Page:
My Grandpa, Harold Carleton Steves served in the U. S. Navy during World War 2. He was a radar man on an admiral/command ship. It was when radar had just been discovered by the U. S. He was one of the first few people to know about it and operate the radar equipment. For a time, the U. S. kept it a secret because it gave them such an advantage. Grandpa was ordered not to tell anyone about it.
Grandpa witnessed many of the humongous Naval battles that went on between Japan's and America's Navy. He also saw many of the huge Aircraft carriers* from World War 2.
One of the biggest invasions my Grandpa witnessed was the "Battle for Peleliu."
Here is a summary of the battle.
For 2 full days, starting on Sept. 12, 1944, Cruisers, Battleships, and Aircraft Carriers bombed and shelled the Island to "soften-it-up" for the Marines to land. Umurbrogol Mt. on the Island was nearly leveled in the process.The island was similar to Iwo Jima in that the Japanese had hidden pillboxes, tunnels, and hidden artillery all over the Island. The Navy, in total, fired 519 rounds of 16-inch shells, 1,845 rounds of 14-inch shells, 1,793 500-pound bombs and 73,412 .50 caliber machine-gun bullets into the island before stopping.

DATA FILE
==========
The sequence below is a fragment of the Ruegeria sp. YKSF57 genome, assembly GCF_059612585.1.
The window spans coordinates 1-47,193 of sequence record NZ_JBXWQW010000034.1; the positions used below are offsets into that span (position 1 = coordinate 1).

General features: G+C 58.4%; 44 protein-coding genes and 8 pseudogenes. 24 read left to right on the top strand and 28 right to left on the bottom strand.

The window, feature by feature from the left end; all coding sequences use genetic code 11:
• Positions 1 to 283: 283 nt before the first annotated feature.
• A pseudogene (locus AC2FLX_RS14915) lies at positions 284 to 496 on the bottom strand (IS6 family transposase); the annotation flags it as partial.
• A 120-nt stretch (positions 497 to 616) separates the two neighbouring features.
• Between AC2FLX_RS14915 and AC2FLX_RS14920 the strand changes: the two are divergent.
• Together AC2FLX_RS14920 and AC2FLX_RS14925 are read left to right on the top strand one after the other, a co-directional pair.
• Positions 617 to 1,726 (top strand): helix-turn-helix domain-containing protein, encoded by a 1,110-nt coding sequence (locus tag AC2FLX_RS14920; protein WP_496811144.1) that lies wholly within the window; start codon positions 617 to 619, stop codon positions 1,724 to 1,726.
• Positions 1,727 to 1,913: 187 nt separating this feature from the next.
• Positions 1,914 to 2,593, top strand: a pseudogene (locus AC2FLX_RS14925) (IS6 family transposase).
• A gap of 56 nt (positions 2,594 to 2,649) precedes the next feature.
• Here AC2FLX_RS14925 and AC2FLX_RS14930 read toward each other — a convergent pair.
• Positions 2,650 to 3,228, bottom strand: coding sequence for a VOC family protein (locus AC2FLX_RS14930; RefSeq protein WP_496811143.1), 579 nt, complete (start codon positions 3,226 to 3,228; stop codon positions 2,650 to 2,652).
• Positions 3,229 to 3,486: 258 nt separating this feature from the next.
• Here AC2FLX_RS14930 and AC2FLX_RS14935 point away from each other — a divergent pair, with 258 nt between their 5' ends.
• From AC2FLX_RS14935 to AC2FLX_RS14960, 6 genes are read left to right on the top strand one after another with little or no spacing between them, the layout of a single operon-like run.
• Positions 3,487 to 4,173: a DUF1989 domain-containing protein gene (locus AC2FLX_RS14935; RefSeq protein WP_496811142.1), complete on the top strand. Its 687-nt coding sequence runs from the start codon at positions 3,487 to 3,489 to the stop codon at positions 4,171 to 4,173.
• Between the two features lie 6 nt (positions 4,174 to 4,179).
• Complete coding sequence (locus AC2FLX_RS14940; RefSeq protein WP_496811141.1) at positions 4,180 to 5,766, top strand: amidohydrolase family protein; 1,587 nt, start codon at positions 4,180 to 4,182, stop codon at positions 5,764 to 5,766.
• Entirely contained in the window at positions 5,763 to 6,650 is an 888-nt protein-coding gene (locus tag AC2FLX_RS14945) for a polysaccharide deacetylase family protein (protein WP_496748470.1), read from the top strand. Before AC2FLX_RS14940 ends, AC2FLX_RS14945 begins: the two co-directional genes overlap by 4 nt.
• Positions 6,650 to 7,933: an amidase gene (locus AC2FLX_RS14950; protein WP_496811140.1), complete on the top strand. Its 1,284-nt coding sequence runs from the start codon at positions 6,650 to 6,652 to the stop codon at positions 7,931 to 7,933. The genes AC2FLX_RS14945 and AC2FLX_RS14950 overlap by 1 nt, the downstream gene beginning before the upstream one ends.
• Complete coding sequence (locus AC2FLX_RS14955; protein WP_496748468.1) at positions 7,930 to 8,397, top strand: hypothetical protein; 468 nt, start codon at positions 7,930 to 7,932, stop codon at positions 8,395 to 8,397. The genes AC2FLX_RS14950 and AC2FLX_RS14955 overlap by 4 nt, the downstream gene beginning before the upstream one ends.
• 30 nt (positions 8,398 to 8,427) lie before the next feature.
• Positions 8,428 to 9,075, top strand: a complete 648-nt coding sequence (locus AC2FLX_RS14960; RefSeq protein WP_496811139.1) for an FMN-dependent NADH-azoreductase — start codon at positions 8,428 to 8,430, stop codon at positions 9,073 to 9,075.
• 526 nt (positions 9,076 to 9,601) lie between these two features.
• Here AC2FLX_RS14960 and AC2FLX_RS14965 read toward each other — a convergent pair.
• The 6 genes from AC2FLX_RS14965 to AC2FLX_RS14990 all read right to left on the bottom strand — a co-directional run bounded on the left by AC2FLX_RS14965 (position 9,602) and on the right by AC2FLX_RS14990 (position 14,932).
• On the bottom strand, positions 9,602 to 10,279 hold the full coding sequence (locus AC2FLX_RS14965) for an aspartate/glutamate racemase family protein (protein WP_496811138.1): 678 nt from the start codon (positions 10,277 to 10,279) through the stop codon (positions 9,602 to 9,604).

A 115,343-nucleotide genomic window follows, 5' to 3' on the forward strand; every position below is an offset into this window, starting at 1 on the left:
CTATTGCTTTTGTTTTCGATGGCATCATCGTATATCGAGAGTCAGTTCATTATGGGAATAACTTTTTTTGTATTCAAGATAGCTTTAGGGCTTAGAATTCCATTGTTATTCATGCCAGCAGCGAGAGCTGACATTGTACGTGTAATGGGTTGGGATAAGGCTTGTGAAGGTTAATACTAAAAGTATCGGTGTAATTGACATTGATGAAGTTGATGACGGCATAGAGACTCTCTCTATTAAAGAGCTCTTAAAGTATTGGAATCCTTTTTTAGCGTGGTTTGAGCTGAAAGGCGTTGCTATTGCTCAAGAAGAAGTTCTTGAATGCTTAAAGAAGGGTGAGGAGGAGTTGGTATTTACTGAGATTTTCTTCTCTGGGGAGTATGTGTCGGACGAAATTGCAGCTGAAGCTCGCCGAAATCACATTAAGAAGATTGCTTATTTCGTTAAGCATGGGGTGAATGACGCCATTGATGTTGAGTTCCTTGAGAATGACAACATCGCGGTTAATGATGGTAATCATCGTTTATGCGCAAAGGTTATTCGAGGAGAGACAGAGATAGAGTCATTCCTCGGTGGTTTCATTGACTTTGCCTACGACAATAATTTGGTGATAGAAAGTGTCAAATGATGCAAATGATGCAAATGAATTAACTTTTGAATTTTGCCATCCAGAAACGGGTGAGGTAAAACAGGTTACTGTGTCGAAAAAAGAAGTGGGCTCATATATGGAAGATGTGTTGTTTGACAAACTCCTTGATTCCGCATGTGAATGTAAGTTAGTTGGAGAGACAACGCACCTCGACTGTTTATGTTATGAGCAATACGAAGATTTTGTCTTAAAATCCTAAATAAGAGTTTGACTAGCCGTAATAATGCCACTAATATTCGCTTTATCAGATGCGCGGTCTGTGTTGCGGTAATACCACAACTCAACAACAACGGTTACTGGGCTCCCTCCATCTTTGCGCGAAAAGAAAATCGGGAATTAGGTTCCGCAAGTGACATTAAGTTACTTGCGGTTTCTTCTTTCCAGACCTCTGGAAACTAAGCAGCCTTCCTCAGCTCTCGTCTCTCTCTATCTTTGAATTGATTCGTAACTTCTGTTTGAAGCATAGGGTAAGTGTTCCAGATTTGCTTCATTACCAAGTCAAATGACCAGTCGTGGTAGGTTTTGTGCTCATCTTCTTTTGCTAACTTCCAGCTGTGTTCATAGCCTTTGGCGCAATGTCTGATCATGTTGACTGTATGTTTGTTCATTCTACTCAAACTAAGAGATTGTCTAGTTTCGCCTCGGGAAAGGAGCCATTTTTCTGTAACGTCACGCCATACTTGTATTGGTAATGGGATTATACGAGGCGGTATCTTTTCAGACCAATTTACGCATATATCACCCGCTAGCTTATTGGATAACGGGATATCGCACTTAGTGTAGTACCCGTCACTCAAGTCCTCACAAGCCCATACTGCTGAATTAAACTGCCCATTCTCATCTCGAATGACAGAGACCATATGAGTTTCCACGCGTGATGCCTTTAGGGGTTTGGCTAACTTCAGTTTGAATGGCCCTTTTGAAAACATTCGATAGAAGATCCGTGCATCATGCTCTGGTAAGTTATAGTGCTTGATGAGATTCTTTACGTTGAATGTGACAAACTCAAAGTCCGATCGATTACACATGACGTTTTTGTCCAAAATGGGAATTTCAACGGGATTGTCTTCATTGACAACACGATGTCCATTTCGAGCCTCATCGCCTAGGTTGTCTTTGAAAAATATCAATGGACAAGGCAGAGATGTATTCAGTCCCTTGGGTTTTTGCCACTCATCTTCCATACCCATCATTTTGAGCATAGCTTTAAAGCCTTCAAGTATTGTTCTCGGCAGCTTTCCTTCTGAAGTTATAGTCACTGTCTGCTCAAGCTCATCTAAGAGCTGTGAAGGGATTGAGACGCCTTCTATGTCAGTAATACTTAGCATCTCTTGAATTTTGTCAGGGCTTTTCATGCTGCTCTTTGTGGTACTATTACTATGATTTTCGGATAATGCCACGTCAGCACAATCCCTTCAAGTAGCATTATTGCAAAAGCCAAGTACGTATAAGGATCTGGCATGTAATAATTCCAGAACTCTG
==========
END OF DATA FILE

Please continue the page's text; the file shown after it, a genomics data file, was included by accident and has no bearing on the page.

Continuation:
My grandpa remembers seeing planes going one after another to bomb the island; and the continuous pounding of the ships hurling their shells across the shore. He saw (and heard) all of this from his admiral ship.
I read in D-Day that when those huge battleships and cruisers would be firing, they would create large waves from the rocking of the ship.
After the ships and planes had finished "softening up" the island for invasion, they sent the marines in amtraks(tanks/boats) to the beach. The first wave of amtraks were totally obliterated by Japanese fire. The amtraks afterward didn't do much better. But steadily, the waves of Marines started pushing up the shores and making progress. After nearly a whole month of fighting against entrenched and pill-boxed Japs, the Marines completely controlled the entire Island.
Grandpa recalled watching all of this from his admiral ship. After the first and second waves of marines had charged, the hospital ships were already overflowing. Grandpa's ship was elected as an overflow ship, along with many others. Grandpa remembers helping the wounded on deck and one of the wounded men from the second wave of amtraks was badly wounded. This man was missing a large chunk of flesh from his side and his leg was gone. He was losing blood so quickly and they were having to pump so much plasma into him, that his blood was no longer red but clear. Grandpa and everyone else thought he wasn't going to make it but some days later he was up on deck doing fine with crutches.